Bioclimatic Design and Ecological Foot Printing
Understanding and Accounting for The Environmental Impact of our Buildings
Michael P.G. Haslam, Solearth Ecological Architecture
As a designer or builder it is important that we are aware of the energy consequences of decisions made in the siting of a building, its form and the material choice. This is particularly important when we consider that buildings in the western world consume 40% of all resources and contribute 40% of all pollution created.
To give a stronger global perspective to this we should see these figures in the context of Eco-(logical) foot-printing which is about the fundamental inter-dependence of living together on our planet. If every person consumed as much as the average person in the UK and Ireland we would need three planet earths to support us. Eco-foot-printing actually refers to the area required to support the lifestyle of an individual or community. Calculations of Eco-foot-printing show that the global average foot-print is 2.85 hectares per person, for the UK and Ireland it is 6 hectares whilst the USA average is 12 hectares per person. However, with a global population of 6 billion and a productive area of the planet at 11.3 billion hectares we are left with an available average of 1.9 hectares per person. We started to exceed our sustainable capacity in the 1970s and since then we are eating into our natural capital.
With buildings contributing so highly to our energy demands it is important we look at strategies to reduce their Eco-footprint. The reduction of energy requirements through increased efficiencies to a point where renewable energy is a viable option for all our demands is of primary importance. To maximise the use of local, reclaimed and recycled materials must also be considered as well as a reduction in water consumption through greater efficiency and water recycling.
We must also look at our community designs if we are to reduce our Eco-foot-print – creating communities that are less dependent on the car. This can be achieved through integration of housing with services such as schools and places of employment and through measures such as good connections to public transport and car pooling. Finally, the integration of lifestyle with the local material cycles and energy flows, such as shopping for local goods and composting and recycling.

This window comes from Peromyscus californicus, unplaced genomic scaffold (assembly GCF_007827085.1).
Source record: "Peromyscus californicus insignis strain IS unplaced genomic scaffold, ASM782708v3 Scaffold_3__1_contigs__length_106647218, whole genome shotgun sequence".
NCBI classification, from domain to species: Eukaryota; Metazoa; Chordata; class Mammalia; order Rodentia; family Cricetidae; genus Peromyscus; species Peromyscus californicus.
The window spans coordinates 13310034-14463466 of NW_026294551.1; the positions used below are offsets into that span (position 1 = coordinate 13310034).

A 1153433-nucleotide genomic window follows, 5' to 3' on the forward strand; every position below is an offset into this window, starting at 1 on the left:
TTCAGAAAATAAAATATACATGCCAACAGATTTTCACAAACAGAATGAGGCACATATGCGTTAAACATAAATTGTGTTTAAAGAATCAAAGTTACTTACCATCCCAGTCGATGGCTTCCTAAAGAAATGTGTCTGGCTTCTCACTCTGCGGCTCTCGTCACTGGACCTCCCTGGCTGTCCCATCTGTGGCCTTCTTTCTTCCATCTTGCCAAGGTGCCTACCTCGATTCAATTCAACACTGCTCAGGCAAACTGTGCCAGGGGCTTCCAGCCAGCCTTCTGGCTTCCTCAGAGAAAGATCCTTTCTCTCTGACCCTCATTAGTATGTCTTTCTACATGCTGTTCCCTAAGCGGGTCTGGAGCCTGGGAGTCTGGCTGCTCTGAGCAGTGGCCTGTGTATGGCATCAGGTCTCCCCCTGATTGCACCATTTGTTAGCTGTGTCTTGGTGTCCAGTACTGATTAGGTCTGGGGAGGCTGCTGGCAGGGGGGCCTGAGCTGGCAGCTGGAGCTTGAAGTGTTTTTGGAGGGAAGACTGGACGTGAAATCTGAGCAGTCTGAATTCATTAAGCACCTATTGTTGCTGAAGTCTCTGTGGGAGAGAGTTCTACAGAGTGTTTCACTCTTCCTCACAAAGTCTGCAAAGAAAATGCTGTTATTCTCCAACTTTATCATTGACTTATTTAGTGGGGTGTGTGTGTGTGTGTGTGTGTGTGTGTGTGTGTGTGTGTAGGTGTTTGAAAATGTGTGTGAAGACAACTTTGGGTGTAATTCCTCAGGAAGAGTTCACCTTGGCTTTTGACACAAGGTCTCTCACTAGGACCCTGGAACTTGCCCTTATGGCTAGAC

Building design can and should facilitate all these aspects; at the early design stage some simple decisions can help save energy usage later on. Bioclimatic design - which looks at the appropriate passive design strategies to achieve internal comfort conditions - indicates that in our temperate maritime climate, passive solar design can help make these energy savings.
The principle elements of passive solar design are:
- Site planning
- Building form
- Internal planning
- Thermal mass
- Glazing and window design
We can look at these in more detail:
Passive solar site planning guidelines show that to maximise solar access and its benefits the principle façade of a building should be orientated to be within 30¼ of south. Furthermore, that the winter sun shadow is five times the height of any obstruction – such as a neighbour’s house – which means optimising the positioning and spacing of properties.
Building form should be compact in order to retain heat through presenting less external surface; and as heat rises, two stories becomes more optimal than one.
Glazed sunspaces are the principal gathering elements of solar heat throughout the year; they are however seasonal rooms and should be moved into and opened up as solar temperatures allow. They should not be heated by any means other than the sun. Heat generated in the sunspace can be used throughout the rest of the house either through pre-warming air and allowing it to circulate into the other rooms, by conduction or by radiant heat from the warmed thermal mass of the house.
Internal planning looks at zoning of spaces, setting living spaces to the south and service spaces to the cooler north. The creation of buffer zones to northerly or wind exposed elevations -utilising storage spaces or porches- helps to protect the warmer core of the house.
Thermal mass concerns the use of light-weight or heavy-weight construction. Heavy-weight, for example masonry buildings, tend to heat up more slowly but cool down more slowly too and are suited to regular occupation. Light-weight buildings are faster to warm but also faster to cool so are better suited to intermittent occupation. Wall area is the most efficient absorber of the sun’s warmth and thus a useful position for thermal mass; a darker surface will increase absorption.
Insulation should exceed present Building Regulations – super insulating buildings with 300mm of insulation coupled with a high degree of air–tightness means that up to 60% of a building’s heat can actually be gained from the occupants and waste heat from their appliances – in addition to retaining the sun’s heat for longer.
Glazing distribution is important because - even whilst using high efficiency double glazing – windows are still the weaker area of a building’s envelope in terms of heat loss. It thus makes sense to reduce window openings to the north and have 65% of windows to the south with 15% each to east and west. Night time insulation of windows and sunspaces is equally important.
Through these passive solar design strategies a 30% useful solar heating contribution to the annual house needs can be attained even in north-western Europe. Coupled with high levels of insulation and the correct balance of thermal mass, significant reductions in energy use demands can be achieved. This is a major step towards reducing our Ecological-foot-print and in combination with other strategies such as good community design and material choice we can really start to live sustainably.